This is the debut cookbook from Venice-based blogger Skye McAlpine, offering yet another view of Venetian home cooking. McAlpine combines her own photography with musings about her Italian home, bringing it to life for readers, whether you’ve had the pleasure of visiting or not.
You’ll find new twists on old pasta dishes, such as the pheasant and radicchio lasagne as well as a section on Venetian baked goods, such as the apple, honey and walnut cake or the zabione and meringue semifreddo.
Gunpowder: Explosive Flavours from Modern India by Devina Seth, Harneet Baweja, Nirmal Save: £16.40, Amazon
When Gunpowder opened its doors in Spitalfields in 2014 it bought something new to Brick Lane – an area famed for its curries – and in the process garnered a legion of fans.
Devina, Harneet and Nirmal have recently opened their second Gunpowder site (named after the aromatic spice mix) in London’s Tower Bridge, to cope with some of the demand.
This book contains all of the family recipes which have made the restaurants so popular, including the chutney cheese sandwich and maa’s Kashmiri lamb chops. Far more than curries, the book offers recipes for bhuna aubergine and crispy kale salad through to party-friendly kadhi paneer parcels.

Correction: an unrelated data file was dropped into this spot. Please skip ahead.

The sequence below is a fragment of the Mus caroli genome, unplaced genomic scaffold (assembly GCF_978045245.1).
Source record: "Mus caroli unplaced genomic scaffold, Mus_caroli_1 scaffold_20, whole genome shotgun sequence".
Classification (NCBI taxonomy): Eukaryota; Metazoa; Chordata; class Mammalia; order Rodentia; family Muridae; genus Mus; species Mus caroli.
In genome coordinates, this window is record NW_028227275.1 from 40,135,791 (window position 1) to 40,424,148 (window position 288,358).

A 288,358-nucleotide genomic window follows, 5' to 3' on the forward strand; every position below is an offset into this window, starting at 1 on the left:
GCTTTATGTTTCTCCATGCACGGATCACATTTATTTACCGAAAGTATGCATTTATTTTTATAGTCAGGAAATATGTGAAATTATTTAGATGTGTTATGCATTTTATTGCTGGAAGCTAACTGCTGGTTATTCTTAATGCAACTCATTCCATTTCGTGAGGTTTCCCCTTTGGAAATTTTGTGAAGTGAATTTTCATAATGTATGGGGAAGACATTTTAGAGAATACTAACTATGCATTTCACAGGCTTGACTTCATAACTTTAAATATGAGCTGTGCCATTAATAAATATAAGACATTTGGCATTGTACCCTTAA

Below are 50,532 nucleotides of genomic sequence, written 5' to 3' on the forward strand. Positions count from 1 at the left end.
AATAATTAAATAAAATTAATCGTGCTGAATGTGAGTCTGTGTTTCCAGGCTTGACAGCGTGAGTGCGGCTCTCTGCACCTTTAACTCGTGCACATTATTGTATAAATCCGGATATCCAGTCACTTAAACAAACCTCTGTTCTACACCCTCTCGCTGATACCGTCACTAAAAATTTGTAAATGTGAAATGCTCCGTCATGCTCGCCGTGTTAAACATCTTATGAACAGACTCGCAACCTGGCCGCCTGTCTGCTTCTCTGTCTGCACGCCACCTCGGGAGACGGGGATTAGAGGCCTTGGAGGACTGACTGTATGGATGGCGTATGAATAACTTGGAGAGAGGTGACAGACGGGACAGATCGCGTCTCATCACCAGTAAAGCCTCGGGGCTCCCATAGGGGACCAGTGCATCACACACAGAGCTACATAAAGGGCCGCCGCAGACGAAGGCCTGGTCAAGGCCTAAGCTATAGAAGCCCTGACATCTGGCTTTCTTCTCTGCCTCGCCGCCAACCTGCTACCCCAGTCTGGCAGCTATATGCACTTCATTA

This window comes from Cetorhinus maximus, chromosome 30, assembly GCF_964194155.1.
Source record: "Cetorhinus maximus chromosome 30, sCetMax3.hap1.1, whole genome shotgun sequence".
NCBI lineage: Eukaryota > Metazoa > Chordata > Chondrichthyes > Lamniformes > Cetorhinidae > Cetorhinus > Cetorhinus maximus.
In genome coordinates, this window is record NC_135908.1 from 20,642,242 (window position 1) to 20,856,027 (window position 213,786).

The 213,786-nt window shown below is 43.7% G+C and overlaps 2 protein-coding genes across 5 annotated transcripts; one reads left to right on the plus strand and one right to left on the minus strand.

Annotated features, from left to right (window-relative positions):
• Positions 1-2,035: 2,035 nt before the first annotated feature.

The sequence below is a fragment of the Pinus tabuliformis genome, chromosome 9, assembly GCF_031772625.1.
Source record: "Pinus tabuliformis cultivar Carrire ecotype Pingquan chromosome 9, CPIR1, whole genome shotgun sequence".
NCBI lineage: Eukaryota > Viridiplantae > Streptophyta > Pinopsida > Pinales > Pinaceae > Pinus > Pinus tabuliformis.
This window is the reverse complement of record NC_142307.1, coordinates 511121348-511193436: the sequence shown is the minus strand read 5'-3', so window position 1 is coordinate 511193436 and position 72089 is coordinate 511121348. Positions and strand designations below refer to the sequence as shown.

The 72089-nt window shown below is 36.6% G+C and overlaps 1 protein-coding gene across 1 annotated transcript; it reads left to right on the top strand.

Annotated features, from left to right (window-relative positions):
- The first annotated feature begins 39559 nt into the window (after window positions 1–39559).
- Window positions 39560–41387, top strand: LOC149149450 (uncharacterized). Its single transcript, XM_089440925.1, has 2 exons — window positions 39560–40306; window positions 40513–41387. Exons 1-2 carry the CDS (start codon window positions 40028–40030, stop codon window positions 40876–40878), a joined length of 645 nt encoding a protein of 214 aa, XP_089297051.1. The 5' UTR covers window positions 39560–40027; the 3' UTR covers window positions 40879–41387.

Asma’s Indian Kitchen: Home-cooked food brought to you by Darjeeling Express by Asma Khan: £15.99, Amazon
It’s pretty hard to believe that Asma Khan went from not being able to boil an egg, to heading up the all-female kitchen at her award-winning restaurant Darjeeling Express.
We’re thankful she decided to put her law degree to one side though, as otherwise we might not have this beautiful book. Alongside vibrant recipes which pay homage to her royal Mughlai ancestry, Khan tells her fascinating story so far.
Vegetarians are well catered for here, with chapters spanning ‘Feasts for Friends’ and ‘Celebratory Feasts’ for feeding a crowd.
Masala: Indian Cooking for Modern Living by Mallika Basu: £17.23, Amazon
Indian cooking can often feel overwhelming, especially if you haven’t grown up surrounded by spice. Mallika makes things more accessible with clever shortcuts and hacks, and modern takes on dishes handed down over the years. Lighter on the sugar, salt and fat, portions are large and wholesome, perfect for the way we cook today.
The classic curries chapter features core recipes for the dishes we know and love, whilst the brunch section is set to revitalise our Sunday mornings. We can’t wait to whip up the easy and healthy ‘Anda Bhurji’ – masala scrambled eggs with kale.
The Healthy Ones